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Gustav Mahler: Symphonie No. 2
Mahler, Studer, Abbado
Gustav Mahler: Symphonie No. 2
Genre: Classical
 
  •  Track Listings (10) - Disc #1
  •  Track Listings (15) - Disc #2


      
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CD Details

All Artists: Mahler, Studer, Abbado, Vpo
Title: Gustav Mahler: Symphonie No. 2
Members Wishing: 0
Total Copies: 0
Label: Polygram Records
Release Date: 6/14/1994
Genre: Classical
Style: Symphonies
Number of Discs: 2
SwapaCD Credits: 2
UPC: 028943995320

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CD Reviews

I Wish I Would Have Been There!
Bruce Varner | Chicago area, USA | 12/27/2006
(5 out of 5 stars)

"I was so surprised to see the other review, calling this a "so-so" performance. The reviewer tells me that the Solti CSO recording is much better. Since I always want to keep an open mind, I'm going to get the Solti recording immediately.

I say this because this CD is currently my "desert island" CD. I absolutely love this perfomance by the Vienna Philharmonic under Claudio Abbado. This was recorded live, and I can't imagine what is must have been like to be at the Musikverein hearing this performance.

This is also one of my favorite orchestral compositions. When you listen to a Mahler symphony, it is an experience of the mind and soul. Mahler was the consummate musical painter. When he chooses death and resurrection for his theme, you know you're in for a treat. In a Mahler symphony, you are never bored. Tranquility gives way to violence, beauty cedes to the grotesque, darkness surrenders to the light. The change of mood is often imperceptible; it just kind of happens and you're not sure how. A Mahler symphony is a true roller coaster, always thrilling and satisfying.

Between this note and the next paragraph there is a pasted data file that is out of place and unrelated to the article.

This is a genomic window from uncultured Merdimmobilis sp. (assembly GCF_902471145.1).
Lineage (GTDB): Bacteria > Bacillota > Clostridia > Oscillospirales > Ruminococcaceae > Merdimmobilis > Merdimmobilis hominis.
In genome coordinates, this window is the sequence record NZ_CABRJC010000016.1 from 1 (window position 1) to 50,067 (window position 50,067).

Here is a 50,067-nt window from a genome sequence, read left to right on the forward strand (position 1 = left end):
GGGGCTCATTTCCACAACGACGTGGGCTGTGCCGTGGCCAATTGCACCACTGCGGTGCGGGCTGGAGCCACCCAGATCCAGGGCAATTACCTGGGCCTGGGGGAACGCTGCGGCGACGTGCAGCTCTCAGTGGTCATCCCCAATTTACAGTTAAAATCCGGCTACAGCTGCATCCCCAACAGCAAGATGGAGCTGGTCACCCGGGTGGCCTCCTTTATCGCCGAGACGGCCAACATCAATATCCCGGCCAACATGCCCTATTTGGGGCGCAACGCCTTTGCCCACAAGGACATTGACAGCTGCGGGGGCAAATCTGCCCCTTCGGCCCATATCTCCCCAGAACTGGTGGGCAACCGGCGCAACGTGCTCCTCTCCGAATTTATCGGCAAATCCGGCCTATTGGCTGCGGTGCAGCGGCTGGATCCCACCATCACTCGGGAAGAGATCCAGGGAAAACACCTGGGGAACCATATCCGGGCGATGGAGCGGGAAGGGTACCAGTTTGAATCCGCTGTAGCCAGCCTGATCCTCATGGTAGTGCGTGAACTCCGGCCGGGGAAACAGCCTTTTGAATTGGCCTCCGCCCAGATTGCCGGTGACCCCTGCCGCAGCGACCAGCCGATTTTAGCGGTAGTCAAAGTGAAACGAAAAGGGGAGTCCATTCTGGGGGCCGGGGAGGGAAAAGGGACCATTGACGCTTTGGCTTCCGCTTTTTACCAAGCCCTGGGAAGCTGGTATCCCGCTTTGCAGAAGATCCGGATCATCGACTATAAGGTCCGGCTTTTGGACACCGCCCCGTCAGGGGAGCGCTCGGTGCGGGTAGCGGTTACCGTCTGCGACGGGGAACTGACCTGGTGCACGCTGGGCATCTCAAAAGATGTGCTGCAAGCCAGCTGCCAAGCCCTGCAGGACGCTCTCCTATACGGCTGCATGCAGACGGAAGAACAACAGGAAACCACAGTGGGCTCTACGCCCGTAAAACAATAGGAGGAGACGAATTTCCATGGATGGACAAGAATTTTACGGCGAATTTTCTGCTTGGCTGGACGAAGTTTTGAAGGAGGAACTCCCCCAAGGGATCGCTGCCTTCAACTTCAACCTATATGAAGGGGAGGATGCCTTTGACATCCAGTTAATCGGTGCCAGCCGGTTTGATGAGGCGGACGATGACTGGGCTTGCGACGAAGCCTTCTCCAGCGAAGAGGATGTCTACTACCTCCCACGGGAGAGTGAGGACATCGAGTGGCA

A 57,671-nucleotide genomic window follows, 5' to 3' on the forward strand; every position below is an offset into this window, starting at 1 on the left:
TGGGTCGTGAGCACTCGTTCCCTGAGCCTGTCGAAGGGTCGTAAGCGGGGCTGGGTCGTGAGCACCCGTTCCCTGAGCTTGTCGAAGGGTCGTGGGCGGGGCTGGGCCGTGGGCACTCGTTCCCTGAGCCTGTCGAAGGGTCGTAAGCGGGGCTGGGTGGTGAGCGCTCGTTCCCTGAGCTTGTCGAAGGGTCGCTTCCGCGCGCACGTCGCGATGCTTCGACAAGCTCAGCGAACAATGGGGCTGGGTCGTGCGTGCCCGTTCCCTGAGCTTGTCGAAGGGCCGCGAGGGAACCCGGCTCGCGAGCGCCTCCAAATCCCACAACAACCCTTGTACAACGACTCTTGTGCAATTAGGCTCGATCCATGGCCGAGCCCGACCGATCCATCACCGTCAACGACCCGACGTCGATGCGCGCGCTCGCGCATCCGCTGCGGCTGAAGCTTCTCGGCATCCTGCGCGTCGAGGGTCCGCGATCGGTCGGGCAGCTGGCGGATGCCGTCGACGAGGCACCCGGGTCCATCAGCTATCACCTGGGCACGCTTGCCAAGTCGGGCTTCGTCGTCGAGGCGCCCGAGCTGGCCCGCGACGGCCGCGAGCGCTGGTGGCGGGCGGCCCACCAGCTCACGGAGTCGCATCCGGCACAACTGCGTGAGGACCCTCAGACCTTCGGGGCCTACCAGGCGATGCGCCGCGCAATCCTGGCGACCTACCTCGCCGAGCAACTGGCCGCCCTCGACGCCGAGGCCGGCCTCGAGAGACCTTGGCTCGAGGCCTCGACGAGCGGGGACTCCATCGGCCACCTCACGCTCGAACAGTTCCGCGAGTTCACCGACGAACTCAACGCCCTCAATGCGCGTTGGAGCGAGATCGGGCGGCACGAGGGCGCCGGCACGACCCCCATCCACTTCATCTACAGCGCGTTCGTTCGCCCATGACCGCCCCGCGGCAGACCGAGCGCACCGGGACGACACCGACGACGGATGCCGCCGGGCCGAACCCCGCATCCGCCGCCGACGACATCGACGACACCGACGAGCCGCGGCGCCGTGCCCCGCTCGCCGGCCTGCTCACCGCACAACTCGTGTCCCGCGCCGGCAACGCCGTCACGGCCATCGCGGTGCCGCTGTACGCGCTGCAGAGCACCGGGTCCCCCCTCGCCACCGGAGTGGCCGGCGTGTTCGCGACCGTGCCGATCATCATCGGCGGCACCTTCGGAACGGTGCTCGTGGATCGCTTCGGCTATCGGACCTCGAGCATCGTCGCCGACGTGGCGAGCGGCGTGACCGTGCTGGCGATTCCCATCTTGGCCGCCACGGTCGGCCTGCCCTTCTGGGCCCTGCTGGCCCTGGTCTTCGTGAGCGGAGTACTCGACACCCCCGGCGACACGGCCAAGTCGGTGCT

Of course, Mahler's dramatic intentions can only come through in the hands of an excellent ensemble. I've had the privilege of performing this piece, and it is truly a Mount Everest type of composition. The VPO, under the sensitive baton of Abbado, really delivers. First of all, the orchestra is true to the numerous dynamic markings in this piece, as well as the tempo changes. The balance is excellent throughout the piece. The VPO strings are absolutely fantastic, as usual. The brass, especially considering they were likely playing with extra musicians, did a wonderful job.

The mood is set from the start, with the sfp tremolo in the strings, followed by the ominous motif in the low strings. This movement is essentially a funeral march, albeit a complex one. The movement ends on a crashing, fortissimo, descending chromatic scale, followed by piano and pianissimo pizzicato in the strings. It is a true violent descent into nothingness. Mahler's original program notes call for a five minute pause between the first and second movements. The second movement is a stark contrast to the funeral march first movement. It is a beautiful landler, and no orchestra in the world could be more capable of playing this gentle Viennese dance than the VPO. The scherzo movement is a favorite of musicians, and is played here with energy and vitality. The opening of the "Urlicht", with the magnificent contralto Waltraud Meir, still brings tears to my eyes after countless hearings. The entire final movement brings us more conflict before ultimate resolution. Soprano Cheryl Studer was in very good voice, and the soloists were capably backed by the Arnold Schoenberg Choir. This complex movement, which is kind of like a mosaic, always has forward momentum, even through the changes in tempo and mood. Then, this monumental piece, which started so forebodingly, ends in a triumphant picture of redemption and light. A lesson for us all, compliments of Gustav Mahler.

What a wonderful piece, played by a spectacular orchestra. I highly recommend this recording."